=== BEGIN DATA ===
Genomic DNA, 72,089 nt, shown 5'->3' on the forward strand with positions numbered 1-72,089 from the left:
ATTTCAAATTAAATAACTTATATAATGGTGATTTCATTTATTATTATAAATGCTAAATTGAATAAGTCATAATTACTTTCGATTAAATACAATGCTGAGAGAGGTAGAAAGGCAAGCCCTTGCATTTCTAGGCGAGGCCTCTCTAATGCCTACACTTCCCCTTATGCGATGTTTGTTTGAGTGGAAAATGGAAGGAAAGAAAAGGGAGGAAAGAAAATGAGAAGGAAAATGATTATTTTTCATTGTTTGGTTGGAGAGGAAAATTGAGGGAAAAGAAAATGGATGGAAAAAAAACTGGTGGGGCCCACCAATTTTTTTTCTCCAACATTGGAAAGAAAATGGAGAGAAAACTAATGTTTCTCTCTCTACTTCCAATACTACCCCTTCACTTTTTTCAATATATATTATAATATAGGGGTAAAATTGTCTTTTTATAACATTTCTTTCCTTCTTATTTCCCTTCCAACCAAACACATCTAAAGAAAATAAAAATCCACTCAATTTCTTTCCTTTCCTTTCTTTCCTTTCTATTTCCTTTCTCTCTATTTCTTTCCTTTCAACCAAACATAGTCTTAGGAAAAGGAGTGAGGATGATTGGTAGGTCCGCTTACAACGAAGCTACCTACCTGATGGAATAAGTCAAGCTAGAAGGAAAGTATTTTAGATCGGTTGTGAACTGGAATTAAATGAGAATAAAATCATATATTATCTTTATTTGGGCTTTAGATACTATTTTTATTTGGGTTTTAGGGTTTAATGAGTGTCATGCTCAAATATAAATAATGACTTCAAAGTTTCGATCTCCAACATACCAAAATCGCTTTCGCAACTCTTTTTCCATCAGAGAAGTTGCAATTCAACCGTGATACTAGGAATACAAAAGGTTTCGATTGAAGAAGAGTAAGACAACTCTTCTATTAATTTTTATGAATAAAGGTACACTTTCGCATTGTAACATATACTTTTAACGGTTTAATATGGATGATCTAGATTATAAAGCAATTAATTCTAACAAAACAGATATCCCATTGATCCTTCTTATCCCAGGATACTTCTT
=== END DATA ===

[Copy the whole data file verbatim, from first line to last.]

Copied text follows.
Genomic DNA, 72,089 nt, shown 5'->3' on the forward strand with positions numbered 1-72,089 from the left:
ATTTCAAATTAAATAACTTATATAATGGTGATTTCATTTATTATTATAAATGCTAAATTGAATAAGTCATAATTACTTTCGATTAAATACAATGCTGAGAGAGGTAGAAAGGCAAGCCCTTGCATTTCTAGGCGAGGCCTCTCTAATGCCTACACTTCCCCTTATGCGATGTTTGTTTGAGTGGAAAATGGAAGGAAAGAAAAGGGAGGAAAGAAAATGAGAAGGAAAATGATTATTTTTCATTGTTTGGTTGGAGAGGAAAATTGAGGGAAAAGAAAATGGATGGAAAAAAAACTGGTGGGGCCCACCAATTTTTTTTCTCCAACATTGGAAAGAAAATGGAGAGAAAACTAATGTTTCTCTCTCTACTTCCAATACTACCCCTTCACTTTTTTCAATATATATTATAATATAGGGGTAAAATTGTCTTTTTATAACATTTCTTTCCTTCTTATTTCCCTTCCAACCAAACACATCTAAAGAAAATAAAAATCCACTCAATTTCTTTCCTTTCCTTTCTTTCCTTTCTATTTCCTTTCTCTCTATTTCTTTCCTTTCAACCAAACATAGTCTTAGGAAAAGGAGTGAGGATGATTGGTAGGTCCGCTTACAACGAAGCTACCTACCTGATGGAATAAGTCAAGCTAGAAGGAAAGTATTTTAGATCGGTTGTGAACTGGAATTAAATGAGAATAAAATCATATATTATCTTTATTTGGGCTTTAGATACTATTTTTATTTGGGTTTTAGGGTTTAATGAGTGTCATGCTCAAATATAAATAATGACTTCAAAGTTTCGATCTCCAACATACCAAAATCGCTTTCGCAACTCTTTTTCCATCAGAGAAGTTGCAATTCAACCGTGATACTAGGAATACAAAAGGTTTCGATTGAAGAAGAGTAAGACAACTCTTCTATTAATTTTTATGAATAAAGGTACACTTTCGCATTGTAACATATACTTTTAACGGTTTAATATGGATGATCTAGATTATAAAGCAATTAATTCTAACAAAACAGATATCCCATTGATCCTTCTTATCCCAGGATACTTCTT